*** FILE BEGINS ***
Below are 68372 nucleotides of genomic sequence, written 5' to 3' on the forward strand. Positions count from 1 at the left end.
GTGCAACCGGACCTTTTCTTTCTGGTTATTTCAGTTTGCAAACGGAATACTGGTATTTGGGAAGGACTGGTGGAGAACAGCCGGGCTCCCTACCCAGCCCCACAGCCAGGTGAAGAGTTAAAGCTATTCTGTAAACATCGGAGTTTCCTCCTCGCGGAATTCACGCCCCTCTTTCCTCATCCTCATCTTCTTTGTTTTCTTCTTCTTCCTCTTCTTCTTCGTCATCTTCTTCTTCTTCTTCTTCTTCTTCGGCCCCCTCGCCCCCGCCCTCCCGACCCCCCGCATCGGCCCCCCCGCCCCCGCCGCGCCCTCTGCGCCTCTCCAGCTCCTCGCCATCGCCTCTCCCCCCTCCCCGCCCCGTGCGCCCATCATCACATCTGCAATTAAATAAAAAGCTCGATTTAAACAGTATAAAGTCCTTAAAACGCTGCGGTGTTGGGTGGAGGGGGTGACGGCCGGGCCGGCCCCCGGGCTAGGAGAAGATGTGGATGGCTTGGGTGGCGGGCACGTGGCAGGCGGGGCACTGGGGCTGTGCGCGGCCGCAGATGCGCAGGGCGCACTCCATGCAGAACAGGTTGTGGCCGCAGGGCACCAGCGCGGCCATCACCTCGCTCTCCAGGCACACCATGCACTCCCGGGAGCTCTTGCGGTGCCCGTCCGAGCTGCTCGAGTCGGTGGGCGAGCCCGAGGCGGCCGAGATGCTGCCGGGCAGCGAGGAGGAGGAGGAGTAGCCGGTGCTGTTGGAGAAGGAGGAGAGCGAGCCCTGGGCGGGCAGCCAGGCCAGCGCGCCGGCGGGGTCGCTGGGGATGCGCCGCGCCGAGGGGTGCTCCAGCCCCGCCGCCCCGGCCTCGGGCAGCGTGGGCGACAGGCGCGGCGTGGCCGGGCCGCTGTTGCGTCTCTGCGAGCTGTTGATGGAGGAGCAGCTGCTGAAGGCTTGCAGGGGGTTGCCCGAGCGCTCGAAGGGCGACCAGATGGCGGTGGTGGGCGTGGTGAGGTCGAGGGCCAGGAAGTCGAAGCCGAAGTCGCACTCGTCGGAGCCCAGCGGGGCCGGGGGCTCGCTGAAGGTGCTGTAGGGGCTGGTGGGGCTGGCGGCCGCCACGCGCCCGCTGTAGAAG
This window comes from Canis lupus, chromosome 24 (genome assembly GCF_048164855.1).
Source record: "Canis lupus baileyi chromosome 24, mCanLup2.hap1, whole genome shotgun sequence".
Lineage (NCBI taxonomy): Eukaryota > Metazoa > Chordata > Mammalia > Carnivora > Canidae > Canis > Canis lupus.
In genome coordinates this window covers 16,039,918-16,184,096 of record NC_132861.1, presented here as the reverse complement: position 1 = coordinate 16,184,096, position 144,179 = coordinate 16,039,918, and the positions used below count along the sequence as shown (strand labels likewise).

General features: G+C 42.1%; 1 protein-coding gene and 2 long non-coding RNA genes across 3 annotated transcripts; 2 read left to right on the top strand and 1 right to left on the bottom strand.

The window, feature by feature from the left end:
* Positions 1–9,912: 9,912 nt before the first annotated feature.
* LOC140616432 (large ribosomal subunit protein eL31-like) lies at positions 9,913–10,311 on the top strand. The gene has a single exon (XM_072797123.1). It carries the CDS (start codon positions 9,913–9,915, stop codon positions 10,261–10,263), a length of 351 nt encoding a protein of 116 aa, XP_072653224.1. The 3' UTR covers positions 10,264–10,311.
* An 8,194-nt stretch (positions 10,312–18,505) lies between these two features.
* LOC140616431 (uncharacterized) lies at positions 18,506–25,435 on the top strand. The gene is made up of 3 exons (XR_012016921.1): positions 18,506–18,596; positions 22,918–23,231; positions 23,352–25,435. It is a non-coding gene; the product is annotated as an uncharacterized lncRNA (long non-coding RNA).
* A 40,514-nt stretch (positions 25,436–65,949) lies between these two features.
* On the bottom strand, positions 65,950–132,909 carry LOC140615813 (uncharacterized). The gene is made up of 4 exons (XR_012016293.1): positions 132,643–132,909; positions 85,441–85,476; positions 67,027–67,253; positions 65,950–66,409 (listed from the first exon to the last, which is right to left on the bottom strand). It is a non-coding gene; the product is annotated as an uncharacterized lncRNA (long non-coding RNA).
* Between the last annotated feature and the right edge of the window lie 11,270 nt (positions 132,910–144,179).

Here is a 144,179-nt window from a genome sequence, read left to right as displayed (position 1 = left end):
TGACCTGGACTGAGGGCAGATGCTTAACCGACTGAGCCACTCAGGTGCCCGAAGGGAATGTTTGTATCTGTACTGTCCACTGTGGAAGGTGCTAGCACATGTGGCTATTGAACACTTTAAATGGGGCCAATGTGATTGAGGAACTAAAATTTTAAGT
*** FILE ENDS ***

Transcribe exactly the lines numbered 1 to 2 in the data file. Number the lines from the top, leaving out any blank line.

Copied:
Below are 68372 nucleotides of genomic sequence, written 5' to 3' on the forward strand. Positions count from 1 at the left end.
GTGCAACCGGACCTTTTCTTTCTGGTTATTTCAGTTTGCAAACGGAATACTGGTATTTGGGAAGGACTGGTGGAGAACAGCCGGGCTCCCTACCCAGCCCCACAGCCAGGTGAAGAGTTAAAGCTATTCTGTAAACATCGGAGTTTCCTCCTCGCGGAATTCACGCCCCTCTTTCCTCATCCTCATCTTCTTTGTTTTCTTCTTCTTCCTCTTCTTCTTCGTCATCTTCTTCTTCTTCTTCTTCTTCTTCGGCCCCCTCGCCCCCGCCCTCCCGACCCCCCGCATCGGCCCCCCCGCCCCCGCCGCGCCCTCTGCGCCTCTCCAGCTCCTCGCCATCGCCTCTCCCCCCTCCCCGCCCCGTGCGCCCATCATCACATCTGCAATTAAATAAAAAGCTCGATTTAAACAGTATAAAGTCCTTAAAACGCTGCGGTGTTGGGTGGAGGGGGTGACGGCCGGGCCGGCCCCCGGGCTAGGAGAAGATGTGGATGGCTTGGGTGGCGGGCACGTGGCAGGCGGGGCACTGGGGCTGTGCGCGGCCGCAGATGCGCAGGGCGCACTCCATGCAGAACAGGTTGTGGCCGCAGGGCACCAGCGCGGCCATCACCTCGCTCTCCAGGCACACCATGCACTCCCGGGAGCTCTTGCGGTGCCCGTCCGAGCTGCTCGAGTCGGTGGGCGAGCCCGAGGCGGCCGAGATGCTGCCGGGCAGCGAGGAGGAGGAGGAGTAGCCGGTGCTGTTGGAGAAGGAGGAGAGCGAGCCCTGGGCGGGCAGCCAGGCCAGCGCGCCGGCGGGGTCGCTGGGGATGCGCCGCGCCGAGGGGTGCTCCAGCCCCGCCGCCCCGGCCTCGGGCAGCGTGGGCGACAGGCGCGGCGTGGCCGGGCCGCTGTTGCGTCTCTGCGAGCTGTTGATGGAGGAGCAGCTGCTGAAGGCTTGCAGGGGGTTGCCCGAGCGCTCGAAGGGCGACCAGATGGCGGTGGTGGGCGTGGTGAGGTCGAGGGCCAGGAAGTCGAAGCCGAAGTCGCACTCGTCGGAGCCCAGCGGGGCCGGGGGCTCGCTGAAGGTGCTGTAGGGGCTGGTGGGGCTGGCGGCCGCCACGCGCCCGCTGTAGAAG